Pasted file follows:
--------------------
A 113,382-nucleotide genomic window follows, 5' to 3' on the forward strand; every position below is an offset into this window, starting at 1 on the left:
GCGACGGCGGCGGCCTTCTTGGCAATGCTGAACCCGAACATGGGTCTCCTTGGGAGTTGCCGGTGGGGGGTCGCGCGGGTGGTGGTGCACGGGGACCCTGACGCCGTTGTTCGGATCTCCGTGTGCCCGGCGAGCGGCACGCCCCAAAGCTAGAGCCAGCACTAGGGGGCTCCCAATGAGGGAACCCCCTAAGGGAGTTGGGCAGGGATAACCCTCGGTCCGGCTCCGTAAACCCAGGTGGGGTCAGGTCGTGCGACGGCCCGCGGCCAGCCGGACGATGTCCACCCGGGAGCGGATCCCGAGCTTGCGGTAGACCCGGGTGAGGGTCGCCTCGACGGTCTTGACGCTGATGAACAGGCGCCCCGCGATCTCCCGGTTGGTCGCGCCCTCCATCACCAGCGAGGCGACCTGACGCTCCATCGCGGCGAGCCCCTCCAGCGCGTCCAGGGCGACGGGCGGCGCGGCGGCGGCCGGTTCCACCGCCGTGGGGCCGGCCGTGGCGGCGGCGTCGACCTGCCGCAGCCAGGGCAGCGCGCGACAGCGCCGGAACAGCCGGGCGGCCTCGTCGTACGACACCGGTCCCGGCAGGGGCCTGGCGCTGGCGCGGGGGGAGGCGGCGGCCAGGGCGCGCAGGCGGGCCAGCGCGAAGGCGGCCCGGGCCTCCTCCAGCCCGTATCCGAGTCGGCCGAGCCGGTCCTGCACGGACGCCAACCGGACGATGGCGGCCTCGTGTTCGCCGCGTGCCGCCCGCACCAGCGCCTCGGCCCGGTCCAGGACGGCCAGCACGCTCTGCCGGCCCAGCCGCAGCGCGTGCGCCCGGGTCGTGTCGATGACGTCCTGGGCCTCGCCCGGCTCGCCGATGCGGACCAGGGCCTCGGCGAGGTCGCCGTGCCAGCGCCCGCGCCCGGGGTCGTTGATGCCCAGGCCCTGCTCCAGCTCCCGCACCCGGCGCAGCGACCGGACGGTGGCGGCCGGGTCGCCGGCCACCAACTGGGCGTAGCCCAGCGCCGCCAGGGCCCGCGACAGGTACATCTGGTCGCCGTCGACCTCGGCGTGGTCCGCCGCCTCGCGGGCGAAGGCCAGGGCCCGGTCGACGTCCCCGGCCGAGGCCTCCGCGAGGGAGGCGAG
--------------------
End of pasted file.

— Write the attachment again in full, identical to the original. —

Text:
A 113,382-nucleotide genomic window follows, 5' to 3' on the forward strand; every position below is an offset into this window, starting at 1 on the left:
GCGACGGCGGCGGCCTTCTTGGCAATGCTGAACCCGAACATGGGTCTCCTTGGGAGTTGCCGGTGGGGGGTCGCGCGGGTGGTGGTGCACGGGGACCCTGACGCCGTTGTTCGGATCTCCGTGTGCCCGGCGAGCGGCACGCCCCAAAGCTAGAGCCAGCACTAGGGGGCTCCCAATGAGGGAACCCCCTAAGGGAGTTGGGCAGGGATAACCCTCGGTCCGGCTCCGTAAACCCAGGTGGGGTCAGGTCGTGCGACGGCCCGCGGCCAGCCGGACGATGTCCACCCGGGAGCGGATCCCGAGCTTGCGGTAGACCCGGGTGAGGGTCGCCTCGACGGTCTTGACGCTGATGAACAGGCGCCCCGCGATCTCCCGGTTGGTCGCGCCCTCCATCACCAGCGAGGCGACCTGACGCTCCATCGCGGCGAGCCCCTCCAGCGCGTCCAGGGCGACGGGCGGCGCGGCGGCGGCCGGTTCCACCGCCGTGGGGCCGGCCGTGGCGGCGGCGTCGACCTGCCGCAGCCAGGGCAGCGCGCGACAGCGCCGGAACAGCCGGGCGGCCTCGTCGTACGACACCGGTCCCGGCAGGGGCCTGGCGCTGGCGCGGGGGGAGGCGGCGGCCAGGGCGCGCAGGCGGGCCAGCGCGAAGGCGGCCCGGGCCTCCTCCAGCCCGTATCCGAGTCGGCCGAGCCGGTCCTGCACGGACGCCAACCGGACGATGGCGGCCTCGTGTTCGCCGCGTGCCGCCCGCACCAGCGCCTCGGCCCGGTCCAGGACGGCCAGCACGCTCTGCCGGCCCAGCCGCAGCGCGTGCGCCCGGGTCGTGTCGATGACGTCCTGGGCCTCGCCCGGCTCGCCGATGCGGACCAGGGCCTCGGCGAGGTCGCCGTGCCAGCGCCCGCGCCCGGGGTCGTTGATGCCCAGGCCCTGCTCCAGCTCCCGCACCCGGCGCAGCGACCGGACGGTGGCGGCCGGGTCGCCGGCCACCAACTGGGCGTAGCCCAGCGCCGCCAGGGCCCGCGACAGGTACATCTGGTCGCCGTCGACCTCGGCGTGGTCCGCCGCCTCGCGGGCGAAGGCCAGGGCCCGGTCGACGTCCCCGGCCGAGGCCTCCGCGAGGGAGGCGAG